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On The Ethics of Tonka Trucks:
A Letter to My Cadaver


Dear Cadaver G11,

That first day felt like Christmas Day. But we were all too old now for Barbie dolls, or Tonka Trucks bundled under warm Christmas evergreen. Now we were mature medical students ready to move onto something bigger. We huddled around our cold, metal table, on top of which sat our very own, specially wrapped present: you.
And I must tell you, this wrapping paper you sent your gift in is really in fine shape, much better than I expected after that excruciating delivery. But you know that small twist of guilt you felt as a kid when you ripped the wrapping paper off a present? Because you knew how much time your mother spent to put it together? That wrapping paper represented her love, taped carefully and neatly to form a crisp, attractive package.

And I felt that exact same guilt when I cut your skin off. So once the skin came off, I held it tenderly for two entire seconds. For two heartbeats, your skin, your wrapping paper, was the most important thing in the world. I had to protect it, as it once protected you in a crisp, attractive package.

And after those full two seconds of consideration, your skin’s destiny became the same as the wrapping paper’s. After all of that time spent delicately putting it together, whether it was my mother going out to the store and carefully picking out the perfect pattern, or your 61 year journey of miraculously holding yourself together, both ended up in a trash bin. But why, you might ask, why if I cared so much about that wrapping paper, would I just chuck it under the table?

My mother didn’t give me gifts for the wrapping paper or the box. She gave me gifts for the heart of it, for what lay inside. You had given us your body so we could see your heart and what made it tick. So I could not waste time appraising your now useless skin. The bell has rung, and thus ends this exciting first day of dismembering you. I’ll have to wait until next lab to cut out your heart and toss it away.

And so went the other organs. So went the lungs, which had suffused you with 385 million breaths over your life. Who knows what fragrances had floated through, what wonderful sights caused one of those three hundred million breaths to be taken away? I’ll never know. All I know is the tobacco tar and emphysema and cancer. That it was these organs that ultimately failed you, that your last breath must have been extremely painful.

More gifts lay south, under the diaphragm. And so went more wrapping paper, and this time it went quicker and easier, and fat was carved away with more dexterous hands. I have felt your caked blood that infused you with spirit, your last meal half-digested, and your life-giving nerves that made physical your soul.

And I did not care. I cared instead about the pattern of the brachial plexus, the anatomy of the abdominal muscles, the organization of your blood supply.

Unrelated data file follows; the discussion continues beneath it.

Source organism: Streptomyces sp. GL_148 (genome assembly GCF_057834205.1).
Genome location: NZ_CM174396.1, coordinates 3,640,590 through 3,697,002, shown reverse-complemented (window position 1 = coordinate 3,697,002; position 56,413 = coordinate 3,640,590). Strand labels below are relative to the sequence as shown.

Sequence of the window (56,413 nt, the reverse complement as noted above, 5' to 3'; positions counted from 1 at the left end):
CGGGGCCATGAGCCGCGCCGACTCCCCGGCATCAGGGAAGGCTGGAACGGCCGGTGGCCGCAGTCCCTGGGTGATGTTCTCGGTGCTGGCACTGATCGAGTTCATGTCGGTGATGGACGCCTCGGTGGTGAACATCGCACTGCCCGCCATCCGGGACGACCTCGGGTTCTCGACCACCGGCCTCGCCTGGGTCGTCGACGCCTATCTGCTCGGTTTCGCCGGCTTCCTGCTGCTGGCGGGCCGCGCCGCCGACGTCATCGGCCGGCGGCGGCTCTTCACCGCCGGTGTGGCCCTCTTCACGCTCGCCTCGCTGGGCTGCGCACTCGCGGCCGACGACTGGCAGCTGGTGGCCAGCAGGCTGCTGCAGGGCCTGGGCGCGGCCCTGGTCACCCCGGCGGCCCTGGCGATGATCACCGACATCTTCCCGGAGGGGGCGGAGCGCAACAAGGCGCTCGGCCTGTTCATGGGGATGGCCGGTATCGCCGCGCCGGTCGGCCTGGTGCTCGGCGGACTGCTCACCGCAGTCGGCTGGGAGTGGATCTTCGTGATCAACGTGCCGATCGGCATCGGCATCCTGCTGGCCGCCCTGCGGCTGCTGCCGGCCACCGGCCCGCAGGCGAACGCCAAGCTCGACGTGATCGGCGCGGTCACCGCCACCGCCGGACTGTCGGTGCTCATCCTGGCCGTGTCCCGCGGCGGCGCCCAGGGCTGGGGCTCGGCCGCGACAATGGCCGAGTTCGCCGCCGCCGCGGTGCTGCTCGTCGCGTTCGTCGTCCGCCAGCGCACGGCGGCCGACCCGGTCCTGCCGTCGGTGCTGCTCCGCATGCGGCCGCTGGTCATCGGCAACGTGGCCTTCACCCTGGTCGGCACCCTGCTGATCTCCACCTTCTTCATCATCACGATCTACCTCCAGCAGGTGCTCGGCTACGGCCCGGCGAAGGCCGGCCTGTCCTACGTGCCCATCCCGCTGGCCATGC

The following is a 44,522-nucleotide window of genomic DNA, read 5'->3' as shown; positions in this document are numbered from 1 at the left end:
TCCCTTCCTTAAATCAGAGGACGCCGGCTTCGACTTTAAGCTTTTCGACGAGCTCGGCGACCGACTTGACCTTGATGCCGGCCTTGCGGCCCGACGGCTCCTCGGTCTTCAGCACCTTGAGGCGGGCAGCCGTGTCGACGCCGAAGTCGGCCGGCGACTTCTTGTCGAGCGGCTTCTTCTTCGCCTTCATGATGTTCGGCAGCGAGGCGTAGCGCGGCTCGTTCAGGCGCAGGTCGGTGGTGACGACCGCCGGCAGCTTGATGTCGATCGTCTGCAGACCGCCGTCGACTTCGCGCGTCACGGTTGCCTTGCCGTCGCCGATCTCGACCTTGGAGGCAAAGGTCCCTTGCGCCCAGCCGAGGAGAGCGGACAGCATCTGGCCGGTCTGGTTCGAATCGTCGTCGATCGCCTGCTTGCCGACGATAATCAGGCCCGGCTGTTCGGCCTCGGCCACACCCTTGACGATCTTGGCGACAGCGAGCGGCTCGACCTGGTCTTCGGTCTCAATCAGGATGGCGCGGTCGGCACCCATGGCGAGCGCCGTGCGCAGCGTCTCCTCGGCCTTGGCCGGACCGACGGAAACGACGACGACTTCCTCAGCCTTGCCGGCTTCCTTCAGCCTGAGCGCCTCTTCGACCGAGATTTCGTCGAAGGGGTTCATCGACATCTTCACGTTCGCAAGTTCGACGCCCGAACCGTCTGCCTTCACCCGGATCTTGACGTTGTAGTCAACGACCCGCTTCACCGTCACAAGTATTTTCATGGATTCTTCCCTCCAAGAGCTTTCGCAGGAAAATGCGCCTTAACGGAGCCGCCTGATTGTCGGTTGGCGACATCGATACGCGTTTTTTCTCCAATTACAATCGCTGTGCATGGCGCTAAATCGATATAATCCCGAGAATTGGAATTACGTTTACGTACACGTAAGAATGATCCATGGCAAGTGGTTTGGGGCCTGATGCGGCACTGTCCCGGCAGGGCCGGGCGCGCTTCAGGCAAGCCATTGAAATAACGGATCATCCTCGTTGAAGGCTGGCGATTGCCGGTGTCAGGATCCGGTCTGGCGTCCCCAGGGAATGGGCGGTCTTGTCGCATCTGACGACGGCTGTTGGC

But when we cut you in half, with unthinking brutality, something changed for me. I remembered that damn green Tonka Truck, how happy I was to load it with dirt and carry it to a special, secret dump site where I would play for hours and hours. And after what felt like a lifetime with that truck, there was a moment I wasn’t paying attention, because for just a second I forgot to care, I left it on the driveway and some kid ran it over with his bike, breaking it in half.

Wait, what am I doing? Am I really comparing you to a chunk of plastic? Did I really cry over that stupid green truck, and not over your gracious remnants?

I have been told, to comfort me, that the dead do not care, and so I shouldn’t either. But if you do not care, oh sweet cadaver, why do you have so much fight left in you? Why are your worn bones so hard to break, your torn muscles so nobly protecting your vulnerable nerves and arteries? Why is your tortured body still so defiant, why are you making this interrogation so hard?

Though we have shattered your body, you have played a clever trick. Dig as we might, we will never find your humanity. No matter how many jokes we crack, how much we judge you on how many packs you smoked or how much fat you ate (because we apparently have the right to judge) we cannot take anything from you, our Gifter, no matter how ultimately we destroy your gift.

They gave us your body, but they didn’t give us your name. We broke your spine, but not your courage. We cut out your heart, but couldn’t find love. Those things are with other people, wrapped in different paper.

There’s a difference between the Gifter and the gift. One had hopes and dreams, had loved and lost. The other just looks like him.

Dear former owner of cadaver G11, I thank you for your gift. I hope I used it well.

                    Yours truly,


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